Yukon saw a major spike in business closures in April as the economic fallout from COVID-19 began to take hold.
But figures from the statistics bureau show the territory might be at least staying afloat.
Preliminary figures released by the Yukon Bureau of Statistics show that 129 businesses closed in April, compared to 66 businesses that opened. Closures continued to outweigh openings in May with 79 shuttered and 50 opened.
By June, the most recent month for which figures are available, the trend had reversed: 88 new businesses opened and 65 closed.
Yukon’s Liberal government holds this up as evidence that policies aimed at keeping businesses afloat are working. In the fall economic update released last week, finance officials project that Yukon’s GDP will grow by 0.8 per cent in 2020.
That’s a far cry from the 6.2 per cent growth predicted in the March budget, but so far it appears the Yukon has avoided a recession.
Still, acting Yukon Party leader Stacey Hassard criticized the Liberals for offering GDP figures as good economic news.
GDP figures ‘cold comfort’ for jobless, Hassard says
“The government is bragging about the GDP growth,” Hassard said in question period Monday. “Well, GDP numbers are cold comfort for out-of-work Yukoners.”
Premier Sandy Silver said the modest GDP growth doesn’t mean the government doesn’t recognize the impact the pandemic has had on the territorial economy. He said territorial and federal programs designed to cover fixed business expenses such as rent and utilities is helping to limit the economic damage.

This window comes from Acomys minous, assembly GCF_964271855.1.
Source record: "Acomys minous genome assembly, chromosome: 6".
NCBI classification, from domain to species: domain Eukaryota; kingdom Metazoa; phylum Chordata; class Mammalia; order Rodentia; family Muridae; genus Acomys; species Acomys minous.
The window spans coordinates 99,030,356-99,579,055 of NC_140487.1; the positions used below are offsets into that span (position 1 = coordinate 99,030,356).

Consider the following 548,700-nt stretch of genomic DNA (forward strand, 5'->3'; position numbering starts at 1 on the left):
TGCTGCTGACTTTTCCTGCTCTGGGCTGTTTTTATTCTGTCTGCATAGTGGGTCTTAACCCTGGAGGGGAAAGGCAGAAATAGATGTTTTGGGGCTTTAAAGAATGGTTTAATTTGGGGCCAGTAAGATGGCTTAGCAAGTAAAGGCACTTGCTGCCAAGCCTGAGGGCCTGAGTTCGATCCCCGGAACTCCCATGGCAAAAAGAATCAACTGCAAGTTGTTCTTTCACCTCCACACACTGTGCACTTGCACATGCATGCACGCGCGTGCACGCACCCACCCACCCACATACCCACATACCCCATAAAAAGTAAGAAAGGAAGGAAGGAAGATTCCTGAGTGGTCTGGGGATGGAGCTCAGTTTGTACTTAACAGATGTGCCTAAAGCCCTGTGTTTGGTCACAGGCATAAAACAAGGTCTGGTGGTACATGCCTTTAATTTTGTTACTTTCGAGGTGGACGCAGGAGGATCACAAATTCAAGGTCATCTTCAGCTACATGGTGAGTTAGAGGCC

“Do we believe that we’re out of the woods? No, we don’t,” Silver said. “Are we concerned about the businesses that have gone under and the other ones that have to switch and have [had] their lives turned upside down? Absolutely.”
All told, there are 100 fewer businesses open in the Yukon now than before the pandemic started. And the territory’s unemployment has doubled to eight per cent.
Data in the fall economic update suggested the Yukon shed 4,000 jobs between March and June, effectively wiping out a decade of employment growth. A massive drop in tourism hit the service and accommodation sectors especially hard: the number of jobs in those sectors dropped by half.
The pandemic has also wiped out a modest $4.1-million surplus in the March budget. The supplementary budget now forecasts a deficit of $31.6 million for the next fiscal year.